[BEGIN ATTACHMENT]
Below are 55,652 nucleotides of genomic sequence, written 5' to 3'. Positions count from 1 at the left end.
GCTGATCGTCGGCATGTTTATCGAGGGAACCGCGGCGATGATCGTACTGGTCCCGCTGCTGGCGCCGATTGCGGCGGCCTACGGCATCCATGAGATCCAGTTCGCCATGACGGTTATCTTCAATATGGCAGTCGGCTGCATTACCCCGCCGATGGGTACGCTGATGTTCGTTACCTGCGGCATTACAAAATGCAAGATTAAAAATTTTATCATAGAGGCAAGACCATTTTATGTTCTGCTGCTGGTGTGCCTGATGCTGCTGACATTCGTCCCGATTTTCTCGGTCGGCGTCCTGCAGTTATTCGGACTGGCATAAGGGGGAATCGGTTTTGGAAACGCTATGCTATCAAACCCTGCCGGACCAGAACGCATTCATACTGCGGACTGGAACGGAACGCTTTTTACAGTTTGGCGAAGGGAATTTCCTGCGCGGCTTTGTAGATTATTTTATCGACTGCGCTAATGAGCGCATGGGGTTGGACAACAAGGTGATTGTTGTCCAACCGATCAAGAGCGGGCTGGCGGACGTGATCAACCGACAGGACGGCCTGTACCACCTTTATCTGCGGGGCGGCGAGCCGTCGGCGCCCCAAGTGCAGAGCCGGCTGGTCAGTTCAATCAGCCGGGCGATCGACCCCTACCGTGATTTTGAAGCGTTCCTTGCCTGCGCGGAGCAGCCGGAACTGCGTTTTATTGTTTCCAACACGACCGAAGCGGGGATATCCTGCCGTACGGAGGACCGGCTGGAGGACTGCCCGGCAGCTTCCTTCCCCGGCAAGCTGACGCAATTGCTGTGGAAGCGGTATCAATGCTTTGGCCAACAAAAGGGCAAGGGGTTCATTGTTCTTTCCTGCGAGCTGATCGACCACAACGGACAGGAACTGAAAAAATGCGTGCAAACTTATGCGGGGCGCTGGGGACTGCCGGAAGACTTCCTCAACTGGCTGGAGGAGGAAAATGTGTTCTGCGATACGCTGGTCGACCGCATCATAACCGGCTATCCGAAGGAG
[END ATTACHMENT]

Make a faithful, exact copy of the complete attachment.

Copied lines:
Below are 55,652 nucleotides of genomic sequence, written 5' to 3'. Positions count from 1 at the left end.
GCTGATCGTCGGCATGTTTATCGAGGGAACCGCGGCGATGATCGTACTGGTCCCGCTGCTGGCGCCGATTGCGGCGGCCTACGGCATCCATGAGATCCAGTTCGCCATGACGGTTATCTTCAATATGGCAGTCGGCTGCATTACCCCGCCGATGGGTACGCTGATGTTCGTTACCTGCGGCATTACAAAATGCAAGATTAAAAATTTTATCATAGAGGCAAGACCATTTTATGTTCTGCTGCTGGTGTGCCTGATGCTGCTGACATTCGTCCCGATTTTCTCGGTCGGCGTCCTGCAGTTATTCGGACTGGCATAAGGGGGAATCGGTTTTGGAAACGCTATGCTATCAAACCCTGCCGGACCAGAACGCATTCATACTGCGGACTGGAACGGAACGCTTTTTACAGTTTGGCGAAGGGAATTTCCTGCGCGGCTTTGTAGATTATTTTATCGACTGCGCTAATGAGCGCATGGGGTTGGACAACAAGGTGATTGTTGTCCAACCGATCAAGAGCGGGCTGGCGGACGTGATCAACCGACAGGACGGCCTGTACCACCTTTATCTGCGGGGCGGCGAGCCGTCGGCGCCCCAAGTGCAGAGCCGGCTGGTCAGTTCAATCAGCCGGGCGATCGACCCCTACCGTGATTTTGAAGCGTTCCTTGCCTGCGCGGAGCAGCCGGAACTGCGTTTTATTGTTTCCAACACGACCGAAGCGGGGATATCCTGCCGTACGGAGGACCGGCTGGAGGACTGCCCGGCAGCTTCCTTCCCCGGCAAGCTGACGCAATTGCTGTGGAAGCGGTATCAATGCTTTGGCCAACAAAAGGGCAAGGGGTTCATTGTTCTTTCCTGCGAGCTGATCGACCACAACGGACAGGAACTGAAAAAATGCGTGCAAACTTATGCGGGGCGCTGGGGACTGCCGGAAGACTTCCTCAACTGGCTGGAGGAGGAAAATGTGTTCTGCGATACGCTGGTCGACCGCATCATAACCGGCTATCCGAAGGAG